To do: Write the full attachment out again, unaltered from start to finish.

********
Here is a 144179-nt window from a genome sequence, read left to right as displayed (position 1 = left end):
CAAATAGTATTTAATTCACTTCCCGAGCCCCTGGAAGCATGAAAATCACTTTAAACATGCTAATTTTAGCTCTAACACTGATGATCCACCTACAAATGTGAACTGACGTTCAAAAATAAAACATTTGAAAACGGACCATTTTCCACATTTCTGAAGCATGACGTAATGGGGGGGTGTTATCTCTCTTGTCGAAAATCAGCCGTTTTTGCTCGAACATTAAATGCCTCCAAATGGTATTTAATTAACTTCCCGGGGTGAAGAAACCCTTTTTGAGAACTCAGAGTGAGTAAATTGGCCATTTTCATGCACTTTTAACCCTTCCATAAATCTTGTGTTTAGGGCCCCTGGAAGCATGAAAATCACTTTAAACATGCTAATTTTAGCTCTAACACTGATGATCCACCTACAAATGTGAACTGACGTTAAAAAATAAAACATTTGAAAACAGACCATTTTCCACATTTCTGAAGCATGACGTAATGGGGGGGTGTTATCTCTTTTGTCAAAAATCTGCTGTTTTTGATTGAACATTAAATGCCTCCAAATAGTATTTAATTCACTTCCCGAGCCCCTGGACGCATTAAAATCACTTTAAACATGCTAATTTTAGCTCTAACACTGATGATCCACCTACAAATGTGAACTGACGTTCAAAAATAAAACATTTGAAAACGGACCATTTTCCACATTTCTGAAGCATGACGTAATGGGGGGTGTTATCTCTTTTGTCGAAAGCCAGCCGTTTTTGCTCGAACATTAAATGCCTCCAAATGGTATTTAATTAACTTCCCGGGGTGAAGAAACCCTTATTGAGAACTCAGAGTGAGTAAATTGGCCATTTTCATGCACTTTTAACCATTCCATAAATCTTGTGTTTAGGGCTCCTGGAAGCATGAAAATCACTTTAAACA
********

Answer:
Here is a 144179-nt window from a genome sequence, read left to right as displayed (position 1 = left end):
CAAATAGTATTTAATTCACTTCCCGAGCCCCTGGAAGCATGAAAATCACTTTAAACATGCTAATTTTAGCTCTAACACTGATGATCCACCTACAAATGTGAACTGACGTTCAAAAATAAAACATTTGAAAACGGACCATTTTCCACATTTCTGAAGCATGACGTAATGGGGGGGTGTTATCTCTCTTGTCGAAAATCAGCCGTTTTTGCTCGAACATTAAATGCCTCCAAATGGTATTTAATTAACTTCCCGGGGTGAAGAAACCCTTTTTGAGAACTCAGAGTGAGTAAATTGGCCATTTTCATGCACTTTTAACCCTTCCATAAATCTTGTGTTTAGGGCCCCTGGAAGCATGAAAATCACTTTAAACATGCTAATTTTAGCTCTAACACTGATGATCCACCTACAAATGTGAACTGACGTTAAAAAATAAAACATTTGAAAACAGACCATTTTCCACATTTCTGAAGCATGACGTAATGGGGGGGTGTTATCTCTTTTGTCAAAAATCTGCTGTTTTTGATTGAACATTAAATGCCTCCAAATAGTATTTAATTCACTTCCCGAGCCCCTGGACGCATTAAAATCACTTTAAACATGCTAATTTTAGCTCTAACACTGATGATCCACCTACAAATGTGAACTGACGTTCAAAAATAAAACATTTGAAAACGGACCATTTTCCACATTTCTGAAGCATGACGTAATGGGGGGTGTTATCTCTTTTGTCGAAAGCCAGCCGTTTTTGCTCGAACATTAAATGCCTCCAAATGGTATTTAATTAACTTCCCGGGGTGAAGAAACCCTTATTGAGAACTCAGAGTGAGTAAATTGGCCATTTTCATGCACTTTTAACCATTCCATAAATCTTGTGTTTAGGGCTCCTGGAAGCATGAAAATCACTTTAAACA